We've all heard different tips from people on how to tell if an avocado is ripe. Some say to squeeze it, others tell you that it's best to check the skin texture. These tips are useful in their own right but there's a little more to it than that. A variety of different methods will help you determine your avocado's ripeness so that you can get the best possible produce from your grocery store.
Scanning the skin texture, checking its firmness, plucking out the stem, or looking at its color are among the different ways that you can check an avocado's ripeness. It can get a little overwhelming if you're unfamiliar with avocados, but these tips will help you in your local supermarket so you can get the best bang for your buck.
There are dozens of avocados out there, but several are sold more commercially and these are the ones you're more than likely to encounter in stores. We're going to break down some of the most well-known ones out there and how to eyeball their typical size and skin color.
These avocados are perhaps the most well-known to consumers. They're on the larger side and weigh in anywhere from 200-300 grams. These avocados are available throughout the year.
The lamb hass avocado is slightly larger than the hass. It weighs in at around 510 grams. These guys are available throughout the summer months.
These ones clock in at around 170 grams in weight, making them a little smaller than the others. They're only around between spring into the late fall.
One of the larger avocados available, these ones weigh in anywhere from 480-700 grams. They're also easier to spot because of their round shape, as opposed to the others which have more of an oval one. You'll typically find them during the summer months into the early fall.
These guys here are on the smaller side and weigh in anywhere from 200 - 320 grams. They're only available for a short time and you'll typically find them from February to May.
Hass and lamb hass are the two avocados on this list that will darken when they're ready to be used.
For these two avocados, it's important to remember that they darken when they're ripe. If you see them in stores and they're still green, they haven't reached their peak ripeness. That doesn't mean you need to leave them behind. What it does mean, though, is that they're best eaten in a few days when you see their skin start to darken and when they yield to gentle pressure.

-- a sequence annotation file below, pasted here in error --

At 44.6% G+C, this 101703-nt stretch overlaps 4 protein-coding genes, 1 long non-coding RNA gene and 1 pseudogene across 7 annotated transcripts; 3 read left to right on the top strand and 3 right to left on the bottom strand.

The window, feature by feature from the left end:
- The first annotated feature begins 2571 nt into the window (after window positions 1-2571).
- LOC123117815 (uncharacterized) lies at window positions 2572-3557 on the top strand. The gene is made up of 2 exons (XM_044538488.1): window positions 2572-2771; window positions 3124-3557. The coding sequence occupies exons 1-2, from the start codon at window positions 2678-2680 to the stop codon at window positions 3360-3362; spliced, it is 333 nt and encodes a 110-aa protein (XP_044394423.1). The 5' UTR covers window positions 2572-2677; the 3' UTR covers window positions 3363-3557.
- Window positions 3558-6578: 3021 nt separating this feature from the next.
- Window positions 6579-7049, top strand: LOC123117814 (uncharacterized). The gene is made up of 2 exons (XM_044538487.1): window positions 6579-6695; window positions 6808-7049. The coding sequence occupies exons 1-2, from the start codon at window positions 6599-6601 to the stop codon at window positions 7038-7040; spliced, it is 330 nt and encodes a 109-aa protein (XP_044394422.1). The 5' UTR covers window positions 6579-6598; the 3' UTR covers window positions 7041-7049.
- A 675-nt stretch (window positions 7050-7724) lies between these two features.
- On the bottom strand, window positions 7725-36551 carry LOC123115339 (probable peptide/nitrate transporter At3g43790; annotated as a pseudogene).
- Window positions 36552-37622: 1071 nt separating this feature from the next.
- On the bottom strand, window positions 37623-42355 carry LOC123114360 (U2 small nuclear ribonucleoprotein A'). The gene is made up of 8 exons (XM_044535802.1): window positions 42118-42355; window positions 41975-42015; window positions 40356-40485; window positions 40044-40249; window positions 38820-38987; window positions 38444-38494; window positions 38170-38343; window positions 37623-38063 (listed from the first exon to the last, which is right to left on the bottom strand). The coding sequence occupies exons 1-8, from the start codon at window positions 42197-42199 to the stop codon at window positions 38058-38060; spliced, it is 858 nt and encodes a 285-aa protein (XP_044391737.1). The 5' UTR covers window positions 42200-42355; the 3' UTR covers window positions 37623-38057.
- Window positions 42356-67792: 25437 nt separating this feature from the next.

If your hass avocados are still light to medium green when you grab them then you're looking at a 4-5 day wait before they reach ripeness. After the allotted time has passed you can eyeball the skin color and place the avocados in the palm of your hand to gently squeeze them. If they yield to gentle pressure without indentations or bruising, you know you have the sweet spot.
Fuerte, reed, and shepard avocados will remain green when they're ripe. These guys are a little trickier because they don't darken and it can be harder to pinpoint when they're ready. The best way to tell if these ones are ripe is to squeeze them and see how they react to gentle pressure.
When it comes to checking the ripeness of these three, you'll need to stick the avocado in the middle of your hand and apply gentle pressure with the base of your fingers. You should be able to feel a little bit of a give without leaving behind any dark marks or indentations on the fruit. If you feel these avocados yield to a bit of pressure, you know they're ready to eat and you can start using them.
Once your avocados are ripe you can use them for toast, an avocado spread, or to make a dip. The possibilities are endless once you've found the perfect fruit in front of you.
The skin texture is an easy way to tell when an avocado is ripe. The next time you're at the store check to see if the avocados are bruised or have any dark spots on them. If an avocado has dark spots peppered onto its skin then it's either bruised or overripe in some spots.
You'll need to be a little sensitive when you're checking the ripeness of your avocado. Their relatively prone to bruising which means that if you apply too much pressure with your fingertips, you could leave dark spots behind.
What you should do is place the avocado in the middle of your palm and gently squeeze without applying pressure from your fingertips. Essentially what you'll do is use your palm and the base of your fingers to squeeze the fruit. Unlike other fruits, if an avocado is firm then it's not quite ready for consumption because it's not ripe yet. Though, if it's too mushy then it's most likely overripe and also not the best for consumption. What you're looking for is for the avocado to yield to gentle pressure. It's best for it to give a little bit without you leaving behind any dark marks or indentations.
If you're in a bind and want to figure out the ripeness quicker, this is the easiest way for you to do it.
Pop off the stem to the avocado and inspect the skin underneath. If the skin is a yellow/light green then you have a ripe avocado on your hands and you can rest easy when you consume it. On the other hand, if the skin is brown underneath the stem then you might be dealing with an overripe fruit.
Something else you should look for is how easy it is to remove the stem. If you pull on the stem and it doesn't come off easily then the avocado probably isn't ready yet. If it comes off with ease then you've passed the first hurdle.
With these simple steps on how to tell if an avocado is ripe, you can shop with ease the next time you're at the store. You no longer need to worry about cutting into an overripe or an underdeveloped avocado.